The Other Critics

Two Takes on SoWe; Dinners at Sophia’s Were ‘Incoherent and Error-Prone’

• “Doofy” name aside, G-Ho neighborhood bistro SoWe showed some promise for Adam Erace. The chickpea fritters, which newly appointed chef Jenn Choplin carried over from her stint at Watkins Drinkery, was “suffused with garlic and charred poblano peppers, each crispy falafel sphere came embellished with a pink pickled shallot and leaf of cilantro in a way that was purposeful and smart.” The “untraditional” pork ribs and their “generously applied bourbon barbecue sauce” were more memorable. And the vegan Reuben “outperformed a real-meat” chicken tartine that was plagued by “disappointingly dry grilled paillards.” [Citypaper]

• In anticipation of the Kentucky Derby, Inky critic Craig LaBan checks in on Choplin’s Kentucky Hot Brown at SoWe, and reports back that it’s pretty legit. The “brunch hit” comes with a “couple of twists on tradition,” namely a French toast base, and “indulgent drizzle of Mornay cheese sauce.” [Good Taste]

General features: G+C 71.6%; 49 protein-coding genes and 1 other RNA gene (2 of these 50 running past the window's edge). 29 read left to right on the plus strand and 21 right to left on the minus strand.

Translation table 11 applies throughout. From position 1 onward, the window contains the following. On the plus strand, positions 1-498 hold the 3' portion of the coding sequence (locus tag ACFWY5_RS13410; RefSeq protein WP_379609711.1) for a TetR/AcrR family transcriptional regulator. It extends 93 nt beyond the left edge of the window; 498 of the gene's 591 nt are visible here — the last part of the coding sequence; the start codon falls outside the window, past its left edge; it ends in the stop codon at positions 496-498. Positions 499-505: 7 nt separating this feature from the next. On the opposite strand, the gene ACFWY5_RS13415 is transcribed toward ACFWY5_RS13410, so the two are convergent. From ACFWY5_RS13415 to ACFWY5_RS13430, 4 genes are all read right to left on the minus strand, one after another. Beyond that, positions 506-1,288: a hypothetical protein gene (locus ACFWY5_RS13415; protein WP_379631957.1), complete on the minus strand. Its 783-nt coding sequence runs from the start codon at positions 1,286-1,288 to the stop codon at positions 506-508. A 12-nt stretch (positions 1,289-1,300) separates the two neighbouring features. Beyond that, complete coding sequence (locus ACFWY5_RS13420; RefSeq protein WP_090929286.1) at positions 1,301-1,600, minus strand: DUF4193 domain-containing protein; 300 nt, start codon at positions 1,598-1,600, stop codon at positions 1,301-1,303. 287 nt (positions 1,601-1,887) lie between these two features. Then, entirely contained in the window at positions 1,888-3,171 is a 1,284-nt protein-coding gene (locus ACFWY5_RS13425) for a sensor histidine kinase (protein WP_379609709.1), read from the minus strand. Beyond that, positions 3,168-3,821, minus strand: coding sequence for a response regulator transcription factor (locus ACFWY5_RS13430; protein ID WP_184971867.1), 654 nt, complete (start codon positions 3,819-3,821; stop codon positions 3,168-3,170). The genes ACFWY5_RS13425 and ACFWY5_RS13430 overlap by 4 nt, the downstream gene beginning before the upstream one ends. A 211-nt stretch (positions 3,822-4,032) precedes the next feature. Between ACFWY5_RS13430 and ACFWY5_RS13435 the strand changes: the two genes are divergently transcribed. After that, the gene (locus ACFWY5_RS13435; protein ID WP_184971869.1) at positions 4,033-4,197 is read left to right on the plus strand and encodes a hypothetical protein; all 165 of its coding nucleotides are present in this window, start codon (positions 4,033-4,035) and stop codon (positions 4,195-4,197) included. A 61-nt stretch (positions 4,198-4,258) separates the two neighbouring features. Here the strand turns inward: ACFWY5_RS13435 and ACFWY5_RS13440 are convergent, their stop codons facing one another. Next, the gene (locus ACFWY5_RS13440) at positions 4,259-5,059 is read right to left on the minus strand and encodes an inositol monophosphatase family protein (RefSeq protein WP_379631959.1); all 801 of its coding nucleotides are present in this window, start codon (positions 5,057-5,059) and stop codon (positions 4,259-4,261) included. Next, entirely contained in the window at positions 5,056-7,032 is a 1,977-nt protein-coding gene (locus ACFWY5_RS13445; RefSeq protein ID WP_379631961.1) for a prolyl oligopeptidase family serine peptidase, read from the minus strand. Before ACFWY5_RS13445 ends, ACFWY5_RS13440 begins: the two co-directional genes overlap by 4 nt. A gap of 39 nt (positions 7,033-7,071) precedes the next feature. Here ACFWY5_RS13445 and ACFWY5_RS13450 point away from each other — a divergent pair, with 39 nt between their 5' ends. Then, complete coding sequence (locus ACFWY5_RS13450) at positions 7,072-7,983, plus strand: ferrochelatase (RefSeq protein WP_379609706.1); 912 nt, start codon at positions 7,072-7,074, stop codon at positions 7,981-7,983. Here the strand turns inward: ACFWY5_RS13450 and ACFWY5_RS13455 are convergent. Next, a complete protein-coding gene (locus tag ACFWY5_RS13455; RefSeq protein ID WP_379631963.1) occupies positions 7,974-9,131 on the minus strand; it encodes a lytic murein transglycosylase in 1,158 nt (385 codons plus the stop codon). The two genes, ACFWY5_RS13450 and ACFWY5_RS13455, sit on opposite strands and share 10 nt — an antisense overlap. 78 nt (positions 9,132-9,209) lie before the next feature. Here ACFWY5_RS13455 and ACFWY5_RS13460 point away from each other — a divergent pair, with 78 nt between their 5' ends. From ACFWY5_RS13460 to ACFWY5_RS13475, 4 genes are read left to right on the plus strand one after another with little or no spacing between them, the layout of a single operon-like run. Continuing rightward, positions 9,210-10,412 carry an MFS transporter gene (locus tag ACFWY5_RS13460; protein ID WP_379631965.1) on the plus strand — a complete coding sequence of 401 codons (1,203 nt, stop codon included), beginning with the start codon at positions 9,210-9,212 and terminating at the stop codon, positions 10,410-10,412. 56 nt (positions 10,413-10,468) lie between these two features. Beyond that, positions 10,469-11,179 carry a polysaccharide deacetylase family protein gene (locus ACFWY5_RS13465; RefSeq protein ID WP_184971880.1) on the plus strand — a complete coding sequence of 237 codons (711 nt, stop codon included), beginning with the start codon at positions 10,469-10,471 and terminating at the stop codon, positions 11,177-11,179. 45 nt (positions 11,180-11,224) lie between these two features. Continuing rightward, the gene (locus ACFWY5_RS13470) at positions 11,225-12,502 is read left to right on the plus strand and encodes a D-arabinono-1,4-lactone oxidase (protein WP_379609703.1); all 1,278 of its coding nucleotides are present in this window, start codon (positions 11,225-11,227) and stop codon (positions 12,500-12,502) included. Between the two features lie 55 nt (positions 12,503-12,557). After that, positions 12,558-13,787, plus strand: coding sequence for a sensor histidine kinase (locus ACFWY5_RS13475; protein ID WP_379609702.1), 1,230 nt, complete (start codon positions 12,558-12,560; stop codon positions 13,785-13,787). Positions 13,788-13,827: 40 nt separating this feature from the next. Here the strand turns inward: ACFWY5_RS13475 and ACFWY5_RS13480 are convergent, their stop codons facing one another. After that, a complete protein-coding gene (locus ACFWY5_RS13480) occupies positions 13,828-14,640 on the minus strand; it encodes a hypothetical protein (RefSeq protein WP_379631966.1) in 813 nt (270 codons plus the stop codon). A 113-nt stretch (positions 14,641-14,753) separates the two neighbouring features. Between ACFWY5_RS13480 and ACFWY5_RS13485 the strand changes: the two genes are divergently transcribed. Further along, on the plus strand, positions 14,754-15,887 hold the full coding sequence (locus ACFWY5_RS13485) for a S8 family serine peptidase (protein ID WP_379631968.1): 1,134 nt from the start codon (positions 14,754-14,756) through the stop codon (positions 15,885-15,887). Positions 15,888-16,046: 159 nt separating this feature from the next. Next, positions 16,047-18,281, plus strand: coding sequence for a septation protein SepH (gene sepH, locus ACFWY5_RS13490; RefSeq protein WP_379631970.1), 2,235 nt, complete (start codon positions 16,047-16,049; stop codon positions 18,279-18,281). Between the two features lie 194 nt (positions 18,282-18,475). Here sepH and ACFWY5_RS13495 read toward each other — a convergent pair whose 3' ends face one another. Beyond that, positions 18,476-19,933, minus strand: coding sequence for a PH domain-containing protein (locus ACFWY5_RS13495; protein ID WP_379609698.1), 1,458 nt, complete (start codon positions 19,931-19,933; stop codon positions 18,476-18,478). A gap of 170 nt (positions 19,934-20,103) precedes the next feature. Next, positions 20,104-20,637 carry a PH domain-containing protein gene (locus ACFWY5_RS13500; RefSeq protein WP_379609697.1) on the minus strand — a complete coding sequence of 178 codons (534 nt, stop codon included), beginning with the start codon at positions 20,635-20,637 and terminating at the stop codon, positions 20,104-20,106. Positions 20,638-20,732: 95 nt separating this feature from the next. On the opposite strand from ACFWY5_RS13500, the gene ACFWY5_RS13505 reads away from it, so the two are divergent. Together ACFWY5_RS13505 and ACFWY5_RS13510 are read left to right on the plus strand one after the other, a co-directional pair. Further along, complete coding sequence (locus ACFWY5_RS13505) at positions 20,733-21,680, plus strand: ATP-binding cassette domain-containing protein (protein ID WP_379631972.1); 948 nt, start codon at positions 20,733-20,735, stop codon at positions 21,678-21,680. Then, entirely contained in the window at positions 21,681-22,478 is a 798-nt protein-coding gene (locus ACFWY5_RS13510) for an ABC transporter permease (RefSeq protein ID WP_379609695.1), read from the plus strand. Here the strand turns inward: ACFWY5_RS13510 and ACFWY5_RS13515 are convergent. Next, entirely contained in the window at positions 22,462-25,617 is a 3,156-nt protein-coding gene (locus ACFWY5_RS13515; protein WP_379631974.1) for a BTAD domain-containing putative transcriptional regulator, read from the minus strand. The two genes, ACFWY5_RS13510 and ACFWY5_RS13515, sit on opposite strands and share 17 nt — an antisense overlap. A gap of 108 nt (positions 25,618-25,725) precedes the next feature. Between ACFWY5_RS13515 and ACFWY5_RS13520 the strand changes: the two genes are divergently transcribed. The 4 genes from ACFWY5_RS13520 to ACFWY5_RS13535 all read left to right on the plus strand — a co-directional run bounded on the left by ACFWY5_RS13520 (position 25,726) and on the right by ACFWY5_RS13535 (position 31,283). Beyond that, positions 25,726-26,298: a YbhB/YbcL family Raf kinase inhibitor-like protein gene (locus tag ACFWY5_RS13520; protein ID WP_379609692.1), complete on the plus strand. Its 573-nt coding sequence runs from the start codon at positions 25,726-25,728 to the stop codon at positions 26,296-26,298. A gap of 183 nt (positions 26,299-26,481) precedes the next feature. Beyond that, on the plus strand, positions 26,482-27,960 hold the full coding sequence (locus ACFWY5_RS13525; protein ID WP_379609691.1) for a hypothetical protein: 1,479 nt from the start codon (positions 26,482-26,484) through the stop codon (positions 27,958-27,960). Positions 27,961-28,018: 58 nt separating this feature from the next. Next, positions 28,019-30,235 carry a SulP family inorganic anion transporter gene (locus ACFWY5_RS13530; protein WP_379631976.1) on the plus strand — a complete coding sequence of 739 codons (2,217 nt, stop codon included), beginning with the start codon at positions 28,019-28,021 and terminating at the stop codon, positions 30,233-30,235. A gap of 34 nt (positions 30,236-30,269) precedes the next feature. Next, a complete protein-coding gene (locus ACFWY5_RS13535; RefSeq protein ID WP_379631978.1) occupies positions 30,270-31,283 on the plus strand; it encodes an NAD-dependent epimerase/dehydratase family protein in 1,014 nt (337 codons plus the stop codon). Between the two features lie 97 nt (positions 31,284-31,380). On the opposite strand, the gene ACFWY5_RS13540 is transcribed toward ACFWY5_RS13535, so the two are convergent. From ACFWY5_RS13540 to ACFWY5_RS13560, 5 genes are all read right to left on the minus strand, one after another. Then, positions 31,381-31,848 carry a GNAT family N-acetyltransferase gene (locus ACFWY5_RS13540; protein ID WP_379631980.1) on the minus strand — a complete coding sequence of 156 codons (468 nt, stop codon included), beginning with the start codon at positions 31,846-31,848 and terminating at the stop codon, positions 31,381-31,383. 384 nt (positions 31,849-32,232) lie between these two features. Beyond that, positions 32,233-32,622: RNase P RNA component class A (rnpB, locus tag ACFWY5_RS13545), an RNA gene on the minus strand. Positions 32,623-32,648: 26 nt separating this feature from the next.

• Trey Popp says his dinners at Chris Lee’s Sophia’s on East Passyunk Avenue were “incoherent and error-prone.” With no rhyme or reason, dishes arrived like “a bizarre palindrome: entrée, entrée, appetizer, appetizer, a Caesar salad smack in the middle.” “‘Fun’-sounding” plates, he adds were “flat and boring,” while larger ones “clashed rather than complementing one another.” [Phillymag]

Two Takes on SoWe; Dinners at Sophia’s Were ‘Incoherent and